Hats off to Nottingham New Theatre for a performance of the risqué, contemporary drama, Mercury Fur by Philip Ridley. The performance depicted everything the drama entailed; sadistic fantasy, horrific violence and most of all a re-enactment of something no human being would ever wish to visualise. Mercury Fur is not for the faint hearted; moments of empathy and sickening cruelty are simultaneously combined. The performance took place in the Performing Arts Studio (Trent Building); directed by Nadia Amico and produced by Dasha Karzunina.
In a derelict East End flat in London, brothers Elliot (Andy Routledge) and Darren (Matthew Miller) organise a party. But this is no ‘normal’ party. Fuelled by the prospect of money and the consumption of hallucinogenic butterflies, the characters begin the final preparations for the evening’s entertainment; the torture of a ‘party piece’, a 10-year old boy (Holly Daniels) by a sadistic rich banker (Rosie Van Oss). Although in Mercury Fur, things never go to plan.
Set designer, Natasha Mortimer, captured the simplicity of the staging in a confined and idyllic performance space, perfect for Mercury Fur; a sofa, chair, rug and a selection of rubbish scattered along the ground convincingly depicted the derelict flat. The actors made use of two entrances to the stage (one being the entrance to the flat, the other the entrance to an adjacent room/bathroom) that were effectively used and allowed characters to exit stage and avoid confrontation with movement on stage. Although the majority of violence and sexual discrimination occurred onstage, fortunately the climatic moments occurred out of view, however the audience still felt they were there watching the action take place. A spotlight provided the natural outdoor lighting to illuminate the flat during the day, when the event takes place. The added effect of the drawn curtains during the Party Guest’s savage attack only heightened the dramatic realisation of the event taking place.
The magical moments came purely through the actors’ ability to deliver their respective characters convincingly. Miller perfectly characterised Darren; initially acting with charisma and stupidity until he is required to take control. Routledge performed with authority and passion, particularly towards Darren. Spinx (Tolu Johnson) dominated the stage while The Duchess (Ginny Lee) was performed with fragility and dependency, evoking tender emotions in Spinx.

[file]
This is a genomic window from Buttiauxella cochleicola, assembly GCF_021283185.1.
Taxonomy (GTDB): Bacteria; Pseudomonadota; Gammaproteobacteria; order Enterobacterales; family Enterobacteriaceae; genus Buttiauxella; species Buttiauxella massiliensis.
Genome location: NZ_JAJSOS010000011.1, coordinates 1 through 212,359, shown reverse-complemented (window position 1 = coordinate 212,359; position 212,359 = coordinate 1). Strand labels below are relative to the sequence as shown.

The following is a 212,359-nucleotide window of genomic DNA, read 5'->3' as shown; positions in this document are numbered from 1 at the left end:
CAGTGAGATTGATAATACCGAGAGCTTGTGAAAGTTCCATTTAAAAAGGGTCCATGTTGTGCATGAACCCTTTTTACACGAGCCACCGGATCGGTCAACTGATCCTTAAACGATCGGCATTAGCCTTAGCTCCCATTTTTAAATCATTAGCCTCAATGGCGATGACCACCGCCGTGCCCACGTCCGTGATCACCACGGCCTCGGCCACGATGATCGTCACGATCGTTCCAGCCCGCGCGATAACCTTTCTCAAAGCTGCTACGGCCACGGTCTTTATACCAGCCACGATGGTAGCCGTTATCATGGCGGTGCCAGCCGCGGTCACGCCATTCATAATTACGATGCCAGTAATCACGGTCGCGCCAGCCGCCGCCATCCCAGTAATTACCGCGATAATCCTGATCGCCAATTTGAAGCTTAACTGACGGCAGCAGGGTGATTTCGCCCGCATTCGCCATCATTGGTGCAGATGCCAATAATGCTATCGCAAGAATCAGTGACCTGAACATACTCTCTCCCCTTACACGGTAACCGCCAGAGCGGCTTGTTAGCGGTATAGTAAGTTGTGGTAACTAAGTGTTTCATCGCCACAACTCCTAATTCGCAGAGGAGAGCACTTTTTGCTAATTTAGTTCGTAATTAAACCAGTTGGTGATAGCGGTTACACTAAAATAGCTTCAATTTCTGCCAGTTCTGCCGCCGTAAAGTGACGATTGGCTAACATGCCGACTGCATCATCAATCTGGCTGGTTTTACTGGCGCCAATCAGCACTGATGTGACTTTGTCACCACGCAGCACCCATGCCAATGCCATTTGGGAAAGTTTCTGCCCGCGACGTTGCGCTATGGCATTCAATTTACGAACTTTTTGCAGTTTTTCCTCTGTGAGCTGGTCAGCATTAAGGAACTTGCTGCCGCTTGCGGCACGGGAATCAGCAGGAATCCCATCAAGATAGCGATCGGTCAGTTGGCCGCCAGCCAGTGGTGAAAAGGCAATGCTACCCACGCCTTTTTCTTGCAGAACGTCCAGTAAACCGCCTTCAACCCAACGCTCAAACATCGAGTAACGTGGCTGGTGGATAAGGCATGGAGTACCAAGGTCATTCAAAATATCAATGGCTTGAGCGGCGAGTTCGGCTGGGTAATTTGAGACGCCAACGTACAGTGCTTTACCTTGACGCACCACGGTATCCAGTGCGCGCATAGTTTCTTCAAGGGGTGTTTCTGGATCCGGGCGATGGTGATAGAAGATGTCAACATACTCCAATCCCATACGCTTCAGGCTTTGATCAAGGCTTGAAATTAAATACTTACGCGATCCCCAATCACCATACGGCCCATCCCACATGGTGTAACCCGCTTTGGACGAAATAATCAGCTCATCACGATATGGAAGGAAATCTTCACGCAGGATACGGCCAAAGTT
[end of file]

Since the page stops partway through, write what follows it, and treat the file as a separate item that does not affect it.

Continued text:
Amico brought an interesting interpretation to the performance by replacing characters with different genders. Lola, performed by Aaron Tej, acted as a convincing cross-dresser but required perhaps more flamboyancy given the artistic licence of the role. Consequently, the relationship between Lola and Elliot also brought a homosexual twist to the original drama, an unexpected but impressive addition.
The decision to cast Naz, a young male character, as a female in this production, has to be admired. Laura Gallop was fantastic throughout; complimenting Darren with childish behaviour in contrast to drawing sympathy from the audience over the deeply moving moments of Naz’s past, achieved purely through speech and tone in a still movement scene. In addition, casting the Party Guest as female also must be complimented. Ultimately, with (female) Naz being a victim, Amico avoided the stereotypical male dominated performance in which the victim is always female. Deferring from the assumption that the rich banker must be a male, Amico avoided the stereotypical assumption of the sadistic mindset with males. Daniels’ performance was engaging, passionate and at times frenzied.
There is a clear reason why Ridley’s publisher, Faber and Faber refused to publish the text; Ridley explores the topics of gangs, violence and drugs at point-blank range. Fortunately, Amico did not censor any part of this drama and why should the director? Contemporary art should challenge the audience, heighten perceptions and cause scepticism in performance. Personally, I thoroughly enjoyed the performance, however I would strongly recommend for future audiences to ensure they are aware of what they are about to watch. In some respects, I feel Mercury Fur is a contemporary play that is possibly ahead of its time; a play some audiences may not yet be equipped to tackle and accept.
See Mercury Fur at the Nottingham New Theatre (currently performing in the Performing Arts Studio, Trent Building) until Tuesday 6th November.